(ii) (iv) As a principle in prescribed situations

So far we have shown that good faith is a state of mind to be applied to the Convention as a whole as well as to the behavior of contractual parties. Article 7(1) however embodies another concept. Good faith is not only applicable to the interpretation of the Convention, it is also a principle contained in several articles. The comments of the Secretariat indicate that "among the manifestations of the requirement of the observance of good faith are the rules contained in [several] articles."[50] If there is a breach of these articles the court is required to invoke the principle of good faith. However, in these circumstances we are not dealing with a general concept but with specific circumstances. The court therefore is excused from debating what good faith actually means. Good faith has lost its abstract definition by taking on "substance from the particular event that takes place and to which it is applied."[51] There are several articles, which contain good faith as a principle and only some will be discussed to illustrate the above point.

a) Article 40

Beijing Light Automobile Co., Ltd v. Connell Limited Partnership (Beijing Metals)[52] is a leading case. It revolves around whether article 40 was applicable. A lock plate, which was installed in a machine, broke four years after installation. Pursuant to article 39(2) the buyer loses the right to rely on a lack of conformity of goods after two years. However, article 40 states: "The seller is not entitled to rely on the provisions of article 38 and 39 if the lack of conformity relates to facts of which he knew or could not have been unaware and which he did not disclose to the buyer." Article 40 is a "safety valve" which allows a buyer to overcome articles 38 and 39 if the reason for his late discovery of non-conformity is based on the seller exhibiting bad faith (or not exhibiting good faith). The seller, in other words, has an obligation to disclose defects.[53] The first comment the court made is that article 40 is only to be applied in special circumstances. The court must be convinced that a fact of which the buyer had knowledge of or ought to have had in its mind resulted in a loss to the buyer. Such conduct can be described as an awareness of bad faith.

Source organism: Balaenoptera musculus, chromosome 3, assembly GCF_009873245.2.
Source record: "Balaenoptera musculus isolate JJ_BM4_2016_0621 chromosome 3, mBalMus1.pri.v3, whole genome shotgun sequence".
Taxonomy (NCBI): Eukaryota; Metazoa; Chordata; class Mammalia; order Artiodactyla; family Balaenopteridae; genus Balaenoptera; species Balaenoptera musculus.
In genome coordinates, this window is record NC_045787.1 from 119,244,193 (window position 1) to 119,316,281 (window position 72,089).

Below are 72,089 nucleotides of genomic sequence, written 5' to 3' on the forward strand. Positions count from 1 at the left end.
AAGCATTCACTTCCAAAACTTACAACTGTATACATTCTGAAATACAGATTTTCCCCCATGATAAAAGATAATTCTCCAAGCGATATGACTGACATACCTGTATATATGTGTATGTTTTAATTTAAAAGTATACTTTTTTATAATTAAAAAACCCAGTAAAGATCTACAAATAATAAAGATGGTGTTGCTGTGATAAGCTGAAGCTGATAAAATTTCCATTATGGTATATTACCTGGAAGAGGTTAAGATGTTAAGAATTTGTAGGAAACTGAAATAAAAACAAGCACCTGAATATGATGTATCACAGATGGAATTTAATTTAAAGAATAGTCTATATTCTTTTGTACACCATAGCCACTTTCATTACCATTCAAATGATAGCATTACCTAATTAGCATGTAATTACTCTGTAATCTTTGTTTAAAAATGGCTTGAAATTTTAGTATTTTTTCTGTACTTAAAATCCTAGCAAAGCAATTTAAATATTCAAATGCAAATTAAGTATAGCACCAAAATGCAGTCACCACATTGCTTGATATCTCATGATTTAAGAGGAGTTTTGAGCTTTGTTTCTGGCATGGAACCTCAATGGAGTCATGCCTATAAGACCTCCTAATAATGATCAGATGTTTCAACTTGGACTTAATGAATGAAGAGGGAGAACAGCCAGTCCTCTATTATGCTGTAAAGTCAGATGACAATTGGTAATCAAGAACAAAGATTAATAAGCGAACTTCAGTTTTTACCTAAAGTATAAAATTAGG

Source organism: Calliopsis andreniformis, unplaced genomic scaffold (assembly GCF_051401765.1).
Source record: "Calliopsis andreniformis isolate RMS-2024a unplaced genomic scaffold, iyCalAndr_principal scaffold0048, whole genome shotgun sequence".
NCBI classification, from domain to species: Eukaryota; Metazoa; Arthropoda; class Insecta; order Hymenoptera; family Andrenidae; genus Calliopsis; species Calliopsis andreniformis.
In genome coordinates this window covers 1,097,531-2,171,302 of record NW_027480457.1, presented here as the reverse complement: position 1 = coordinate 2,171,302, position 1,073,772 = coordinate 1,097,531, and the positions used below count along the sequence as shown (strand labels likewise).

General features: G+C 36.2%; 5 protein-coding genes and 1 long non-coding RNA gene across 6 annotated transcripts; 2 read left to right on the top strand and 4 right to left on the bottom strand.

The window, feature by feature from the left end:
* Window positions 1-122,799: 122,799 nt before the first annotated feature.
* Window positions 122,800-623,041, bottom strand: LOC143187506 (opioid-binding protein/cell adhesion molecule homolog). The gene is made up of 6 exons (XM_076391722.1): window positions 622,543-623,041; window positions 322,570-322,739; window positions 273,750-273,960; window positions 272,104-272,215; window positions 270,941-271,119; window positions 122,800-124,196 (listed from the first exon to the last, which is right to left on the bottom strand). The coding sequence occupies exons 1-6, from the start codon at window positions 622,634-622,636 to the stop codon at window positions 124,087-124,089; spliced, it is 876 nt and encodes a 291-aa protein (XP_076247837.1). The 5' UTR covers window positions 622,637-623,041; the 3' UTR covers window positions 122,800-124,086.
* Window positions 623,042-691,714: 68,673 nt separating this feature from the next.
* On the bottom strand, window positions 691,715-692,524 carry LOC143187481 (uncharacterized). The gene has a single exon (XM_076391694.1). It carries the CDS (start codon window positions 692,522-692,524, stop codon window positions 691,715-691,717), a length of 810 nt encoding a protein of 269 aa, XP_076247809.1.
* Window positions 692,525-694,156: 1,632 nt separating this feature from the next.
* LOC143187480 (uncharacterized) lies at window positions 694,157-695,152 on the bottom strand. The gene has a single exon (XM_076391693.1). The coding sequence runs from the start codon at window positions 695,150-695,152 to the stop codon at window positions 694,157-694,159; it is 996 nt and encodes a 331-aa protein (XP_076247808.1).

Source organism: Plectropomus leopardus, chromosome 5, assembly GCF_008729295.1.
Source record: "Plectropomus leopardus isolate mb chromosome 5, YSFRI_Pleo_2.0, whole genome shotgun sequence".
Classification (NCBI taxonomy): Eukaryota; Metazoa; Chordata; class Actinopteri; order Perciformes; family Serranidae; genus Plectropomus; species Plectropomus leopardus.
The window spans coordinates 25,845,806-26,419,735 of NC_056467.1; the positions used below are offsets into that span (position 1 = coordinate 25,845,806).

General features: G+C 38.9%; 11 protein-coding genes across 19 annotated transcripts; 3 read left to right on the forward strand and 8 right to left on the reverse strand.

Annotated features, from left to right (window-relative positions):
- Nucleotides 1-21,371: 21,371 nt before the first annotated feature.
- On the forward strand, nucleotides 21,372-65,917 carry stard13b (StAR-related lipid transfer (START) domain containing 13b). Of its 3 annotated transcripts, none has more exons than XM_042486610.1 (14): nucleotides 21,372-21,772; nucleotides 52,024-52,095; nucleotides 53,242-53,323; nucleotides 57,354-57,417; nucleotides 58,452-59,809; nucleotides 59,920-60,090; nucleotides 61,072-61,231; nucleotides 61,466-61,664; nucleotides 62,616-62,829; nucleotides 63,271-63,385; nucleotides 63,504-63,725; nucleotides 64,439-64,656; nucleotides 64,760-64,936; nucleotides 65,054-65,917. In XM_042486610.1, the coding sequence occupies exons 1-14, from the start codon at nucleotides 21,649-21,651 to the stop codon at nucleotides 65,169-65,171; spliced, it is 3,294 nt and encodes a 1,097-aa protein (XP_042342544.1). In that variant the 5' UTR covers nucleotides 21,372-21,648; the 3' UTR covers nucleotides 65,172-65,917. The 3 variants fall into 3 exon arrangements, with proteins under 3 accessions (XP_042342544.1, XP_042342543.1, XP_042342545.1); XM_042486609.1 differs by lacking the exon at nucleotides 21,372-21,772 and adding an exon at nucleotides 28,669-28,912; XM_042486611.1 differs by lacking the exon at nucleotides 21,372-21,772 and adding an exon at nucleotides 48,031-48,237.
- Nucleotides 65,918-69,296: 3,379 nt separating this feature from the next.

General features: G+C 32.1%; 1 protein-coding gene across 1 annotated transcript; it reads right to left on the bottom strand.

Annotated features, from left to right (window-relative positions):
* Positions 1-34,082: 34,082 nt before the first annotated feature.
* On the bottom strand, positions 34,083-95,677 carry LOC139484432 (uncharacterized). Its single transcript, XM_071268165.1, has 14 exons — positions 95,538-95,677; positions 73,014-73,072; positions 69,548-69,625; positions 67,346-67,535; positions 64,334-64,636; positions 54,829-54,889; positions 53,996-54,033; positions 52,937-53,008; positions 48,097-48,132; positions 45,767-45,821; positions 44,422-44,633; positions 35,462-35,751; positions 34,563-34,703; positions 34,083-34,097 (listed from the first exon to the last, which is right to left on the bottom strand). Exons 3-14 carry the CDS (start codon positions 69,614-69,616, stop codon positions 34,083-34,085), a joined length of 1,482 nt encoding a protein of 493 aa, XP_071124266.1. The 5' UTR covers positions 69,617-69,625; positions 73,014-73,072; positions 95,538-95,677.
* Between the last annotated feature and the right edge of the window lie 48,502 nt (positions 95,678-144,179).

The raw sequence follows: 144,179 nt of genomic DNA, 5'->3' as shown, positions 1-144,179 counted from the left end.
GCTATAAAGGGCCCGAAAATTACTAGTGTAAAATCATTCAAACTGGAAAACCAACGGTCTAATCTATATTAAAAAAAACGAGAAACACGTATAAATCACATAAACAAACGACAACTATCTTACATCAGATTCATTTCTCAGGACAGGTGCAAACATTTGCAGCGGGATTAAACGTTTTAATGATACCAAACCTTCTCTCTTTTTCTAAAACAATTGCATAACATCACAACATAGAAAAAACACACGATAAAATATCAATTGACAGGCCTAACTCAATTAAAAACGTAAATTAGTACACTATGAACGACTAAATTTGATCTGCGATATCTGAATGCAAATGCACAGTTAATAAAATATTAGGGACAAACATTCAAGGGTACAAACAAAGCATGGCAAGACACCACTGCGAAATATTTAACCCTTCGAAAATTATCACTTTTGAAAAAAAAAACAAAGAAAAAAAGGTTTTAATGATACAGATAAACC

"The requisite state of awareness that is the threshold criterion for the application of article 40 must in the Tribunal's opinion amount to a least a conscious disregard of facts that meet the eyes and are of evident relevance to the non-conformity."[54]

Such a ruling is consistent with the views of the Oberlandgericht München [55] which noted that bad faith is shown if the seller ignores faults which are obvious to the eye and which are discoverable by simple care and attention of the seller.

The courts have not resolved an issue of conceptual nature but rather put a practical interpretation to a conceptual issue. In another case, the Landgericht Stuttgart [56] criticized the lower court as they allowed article 40 to be used despite the fact that the seller tried to use the article to overcome his breach of the contract. This is a clear indication that the principle of good faith was applied correctly in the spirit and manner contemplated by those who prepared article 7(1).

b) Article 49(2)

Article 49 allows the buyer to declare the contract avoided, however, if the seller has delivered the goods the buyer loses that right subject to basically two exceptions. Firstly, "in respect of late delivery, within a reasonable time after he has become aware that delivery has been made"[57] and secondly, "in respect of any breach other than late delivery, within a reasonable time:"[58] The question is what is the meaning of reasonable time? It has been suggested that reasonable time in this context more or less means immediately.[59] Another point worth noting is that avoidance is not available for trivial departures that may be redressed by damages.[60] Such a position is obvious, as it is important in international trade that re-shipping and re-dispositioning needs to be avoided and should only be an option under special circumstances as described by article 49(2).

The fact that the buyer loses the right to avoid the contract after delivery is made is an expression of good faith as otherwise it would allow the buyer to "deliberately exploit a position of dominance over others."[61] Once goods have left a country, a seller is committed to expense and inconvenience -- a position that undoubtedly can be exploited. The exceptions mirror the view that late delivery when detected early can still either be aborted or losses minimized. Other breaches must be communicated within a reasonable time. A German decision [62] pointed out that a buyer could not rely on article 49(2)(b) because the attempt to avoid the contract was too late. The seller wrote that it would make good any quality defects in the future. The court indicated that such a statement does not constitute an abandonment of the duty to notify the seller within a reasonable time of the desire to abandon the contract. The Bulgarian Chamber of Commerce and Industry in Arbitration Case 11/1995, 12 February 1998 [63] refused the application of the defendant to have the contract avoided because the goods were delivered and the buyer did not give reasonable notice. In fact, he sold 90% of the goods and therefore waived the right to protection under article 49(2). A Spanish court [64] ruled that a 48-hour period was sufficient to avoid the contract after the buyer was notified of a late delivery. It was noted that this was the third late delivery. As the buyer did not complain as to the late delivery on the two prior occasions, he could only avoid the contract as far as the third delivery was concerned.